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411 Results Found For: Literary Criticism
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Storytelling
Storytelling (October 2018)
The Destruction of the Inalienable in the Age of the Holocaust
Rodolphe Gasché - Author

An innovative philosophical meditation on the muteness of Holocaust survivors and the human faculty of storytelling.

In Storytelling, Rodolphe Gasché reexamines the muteness of Holocaust survivors, that is, their inability to tell their stories. This phenomenon has not been explained up to now without reducing the violence of the events to which survivors were subjected, on the one hand, and diminishing the specif...(Read More)
 
 
Troubled Memories
Troubled Memories (October 2018)
Iconic Mexican Women and the Traps of Representation
Oswaldo Estrada - Author

Analyzes literary and cultural representations of iconic Mexican women to explore how these reimaginings can undermine or perpetuate gender norms in contemporary Mexico.

In Troubled Memories, Oswaldo Estrada traces the literary and cultural representations of several iconic Mexican women produced in the midst of neoliberalism, gender debates, and the widespread commodification of cultural memory. He examines recent fictionaliz...(Read More)
 
 
Fire and Snow
Fire and Snow (August 2018)
Climate Fiction from the Inklings to Game of Thrones
Marc DiPaolo - Author

A broad examination of climate fantasy and science fiction, from The Lord of the Rings and the Narnia series to The Handmaid’s Tale and Game of Thrones.

Fellow Inklings J. R. R. Tolkien and C. S. Lewis may have belonged to different branches of Christianity, but they both made use of a faith-based environmentalist ethic to counter the mid-twentieth-century’s triple threats of fascism, utilitariani...(Read More)
 
 
The Infrahuman
The Infrahuman (August 2018)
Animality in Modern Jewish Literature
Noam Pines - Author

Argues that Jewish writers used depictions of Jews as animals to question prevalent notions of Jewish identity.

The Infrahuman
explores a little-known aspect in major works of Jewish literature from the period preceding World War II, in which Jewish writers in German, Hebrew, and Yiddish employed figures of animals in pejorative depictions of Jews and Jewish identity. Such depictions are disturbing because they sometimes rival...(Read More)
 
 
Anti-Music
Anti-Music (June 2018)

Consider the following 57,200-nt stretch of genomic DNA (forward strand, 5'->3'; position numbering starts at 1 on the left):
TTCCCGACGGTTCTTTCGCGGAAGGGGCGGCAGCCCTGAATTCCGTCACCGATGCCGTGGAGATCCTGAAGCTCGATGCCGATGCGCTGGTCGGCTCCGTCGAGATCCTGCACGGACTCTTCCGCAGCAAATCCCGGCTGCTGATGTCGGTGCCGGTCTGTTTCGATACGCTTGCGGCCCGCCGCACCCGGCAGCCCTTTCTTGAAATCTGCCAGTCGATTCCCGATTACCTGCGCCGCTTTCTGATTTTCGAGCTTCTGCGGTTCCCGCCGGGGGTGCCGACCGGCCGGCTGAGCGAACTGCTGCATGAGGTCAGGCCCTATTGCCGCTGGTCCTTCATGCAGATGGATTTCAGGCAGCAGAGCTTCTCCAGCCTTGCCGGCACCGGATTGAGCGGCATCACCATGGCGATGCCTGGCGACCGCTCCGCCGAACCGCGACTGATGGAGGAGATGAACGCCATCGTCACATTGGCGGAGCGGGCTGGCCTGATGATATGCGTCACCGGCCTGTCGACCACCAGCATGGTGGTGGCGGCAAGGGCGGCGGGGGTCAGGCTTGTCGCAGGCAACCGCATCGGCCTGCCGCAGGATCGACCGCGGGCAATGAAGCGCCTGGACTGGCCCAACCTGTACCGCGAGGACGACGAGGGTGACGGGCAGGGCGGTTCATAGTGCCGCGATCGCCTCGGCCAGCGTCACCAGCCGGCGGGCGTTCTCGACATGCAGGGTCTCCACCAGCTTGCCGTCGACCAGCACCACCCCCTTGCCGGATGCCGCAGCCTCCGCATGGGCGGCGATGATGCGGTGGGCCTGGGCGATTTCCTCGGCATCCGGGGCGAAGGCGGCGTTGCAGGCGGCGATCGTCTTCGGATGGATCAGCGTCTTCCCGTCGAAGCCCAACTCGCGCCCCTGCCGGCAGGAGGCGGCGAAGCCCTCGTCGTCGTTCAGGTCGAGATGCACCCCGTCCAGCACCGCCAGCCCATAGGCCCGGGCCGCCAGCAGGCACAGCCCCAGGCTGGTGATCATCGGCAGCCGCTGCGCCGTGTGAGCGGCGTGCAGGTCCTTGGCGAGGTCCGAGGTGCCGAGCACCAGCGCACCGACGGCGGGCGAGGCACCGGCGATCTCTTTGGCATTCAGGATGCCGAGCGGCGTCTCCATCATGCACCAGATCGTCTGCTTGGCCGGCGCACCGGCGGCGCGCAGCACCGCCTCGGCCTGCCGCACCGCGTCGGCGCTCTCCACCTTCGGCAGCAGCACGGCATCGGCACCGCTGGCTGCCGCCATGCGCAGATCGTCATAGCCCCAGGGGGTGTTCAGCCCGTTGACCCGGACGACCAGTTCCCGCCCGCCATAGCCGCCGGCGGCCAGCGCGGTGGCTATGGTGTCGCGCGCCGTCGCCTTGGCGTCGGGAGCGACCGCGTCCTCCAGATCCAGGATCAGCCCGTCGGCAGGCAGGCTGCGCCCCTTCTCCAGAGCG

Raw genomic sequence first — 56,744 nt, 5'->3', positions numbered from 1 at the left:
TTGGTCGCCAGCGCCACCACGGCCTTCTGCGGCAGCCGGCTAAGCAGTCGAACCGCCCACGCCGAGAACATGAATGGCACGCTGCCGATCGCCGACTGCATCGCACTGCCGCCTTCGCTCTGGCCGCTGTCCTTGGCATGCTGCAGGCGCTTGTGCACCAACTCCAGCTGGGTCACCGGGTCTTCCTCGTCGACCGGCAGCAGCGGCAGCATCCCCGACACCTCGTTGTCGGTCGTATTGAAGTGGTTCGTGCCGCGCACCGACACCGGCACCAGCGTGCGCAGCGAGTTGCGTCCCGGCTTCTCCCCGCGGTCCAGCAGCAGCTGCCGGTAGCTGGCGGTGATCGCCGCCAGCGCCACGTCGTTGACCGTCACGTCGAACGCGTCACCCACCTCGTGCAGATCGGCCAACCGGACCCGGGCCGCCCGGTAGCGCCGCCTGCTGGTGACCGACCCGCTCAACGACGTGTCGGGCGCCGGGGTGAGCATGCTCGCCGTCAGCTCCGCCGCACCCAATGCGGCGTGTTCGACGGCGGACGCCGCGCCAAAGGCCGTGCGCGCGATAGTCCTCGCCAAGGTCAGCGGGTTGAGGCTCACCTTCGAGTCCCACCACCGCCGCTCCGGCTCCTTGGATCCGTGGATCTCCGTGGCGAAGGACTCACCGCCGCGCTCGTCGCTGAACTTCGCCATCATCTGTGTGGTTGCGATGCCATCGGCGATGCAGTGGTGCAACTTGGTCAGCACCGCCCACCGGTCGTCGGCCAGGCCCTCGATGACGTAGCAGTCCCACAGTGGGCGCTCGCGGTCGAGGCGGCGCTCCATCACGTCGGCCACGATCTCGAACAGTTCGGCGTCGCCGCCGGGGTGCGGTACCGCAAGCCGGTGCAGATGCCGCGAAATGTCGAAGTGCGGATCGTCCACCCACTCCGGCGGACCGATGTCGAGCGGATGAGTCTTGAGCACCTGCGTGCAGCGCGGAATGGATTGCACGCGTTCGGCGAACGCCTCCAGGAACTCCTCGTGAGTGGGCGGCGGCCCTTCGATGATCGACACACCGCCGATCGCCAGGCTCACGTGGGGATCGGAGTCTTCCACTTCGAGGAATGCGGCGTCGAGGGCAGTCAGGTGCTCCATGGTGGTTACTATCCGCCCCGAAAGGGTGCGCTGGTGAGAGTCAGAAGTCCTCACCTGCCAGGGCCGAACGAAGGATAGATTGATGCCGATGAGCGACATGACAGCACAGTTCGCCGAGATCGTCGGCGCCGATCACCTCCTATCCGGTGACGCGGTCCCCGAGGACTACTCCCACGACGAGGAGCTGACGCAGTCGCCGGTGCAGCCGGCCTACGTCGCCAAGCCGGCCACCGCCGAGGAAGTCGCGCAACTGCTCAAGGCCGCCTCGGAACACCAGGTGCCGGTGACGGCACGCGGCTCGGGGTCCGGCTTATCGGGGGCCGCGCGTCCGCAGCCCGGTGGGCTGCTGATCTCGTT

Jazz and Racial Blackness in German Thought between the Wars
Mark Christian Thompson - Author

Examines how African American jazz music was received in Germany both as a racial and cultural threat and as a partner in promoting the rise of Nazi totalitarian cultural politics.

Anti-Music examines the critical, literary, and political responses to African American jazz music in interwar Germany. During this time, jazz was the subject of overt political debate between left-wing and right-wing interests: for the left, ja...(Read More)
 
 
The Holocaust and the Nonrepresentable
The Holocaust and the Nonrepresentable (June 2018)
Literary and Photographic Transcendence
David Patterson - Author

Argues that Holocaust representation has ethical implications fundamentally linked to questions of good and evil.

Many books focus on issues of Holocaust representation, but few address why the Holocaust in particular poses such a representational problem. David Patterson draws from Emmanuel Levinas’s contention that the Good cannot be represented. He argues that the assault on the Good is equally nonrepresentable and thi...(Read More)
 
 
Poetics and Precarity
Poetics and Precarity (May 2018)
Myung Mi Kim - Editor
Cristanne Miller - Editor

Poets and critics address the potential of language to address the increasing level of discord and precarity in the twenty-first century.

At a time when wars, acts of terrorism, and ecological degradation have intensified and isolationism, misogyny, and ethnic divisiveness have been given distinctively more powerful voice in public discourse, language itself often seems to have failed. The poets and critics in this book argue t...(Read More)
 
 
Changed Forever, Volume I
Changed Forever, Volume I (April 2018)
American Indian Boarding-School Literature
Arnold Krupat - Author

The first in-depth study of a range of literature written by Native Americans who attended government-run boarding schools.

Changed Forever is the first study to gather a range of texts produced by Native Americans who, voluntarily or through compulsion, attended government-run boarding schools in the last decades of the nineteenth and the first decades of the twentieth centuries. Arnold Krupat examines Hopi, Navajo, and...(Read More)
 
 
Echoes of a Queer Messianic
Echoes of a Queer Messianic (April 2018)
From Frankenstein to Brokeback Mountain
Richard O. Block - Author

Reconsiders mostly German narratives from around 1800 to recover echoes of a queer messianic that still resonate today.

Queer theory has focused heavily on North American and contemporary contexts, but in this book Richard O. Block helps to expand that reach. Deftly combining the two main currents of recent queer theory, the asocial and the reparative, he reconsiders mostly German narratives from around 1800, while relating his...(Read More)
 
 
Reading for the Moral
Reading for the Moral (April 2018)
Exemplarity and the Confucian Moral Imagination in Seventeenth-Century Chinese Short Fiction
Maria Franca Sibau - Author

Reassesses didacticism in seventeenth-century Chinese vernacular fiction and challenges the view that the late Ming was a notoriously immoral time.

Reading for the Moral offers an innovative reassessment of the nature of moral representation and exemplarity in Chinese vernacular fiction. Maria Franca Sibau focuses on two little-studied story collections published at the end of the Ming dynasty, Exemplary Words for the W...(Read More)
 
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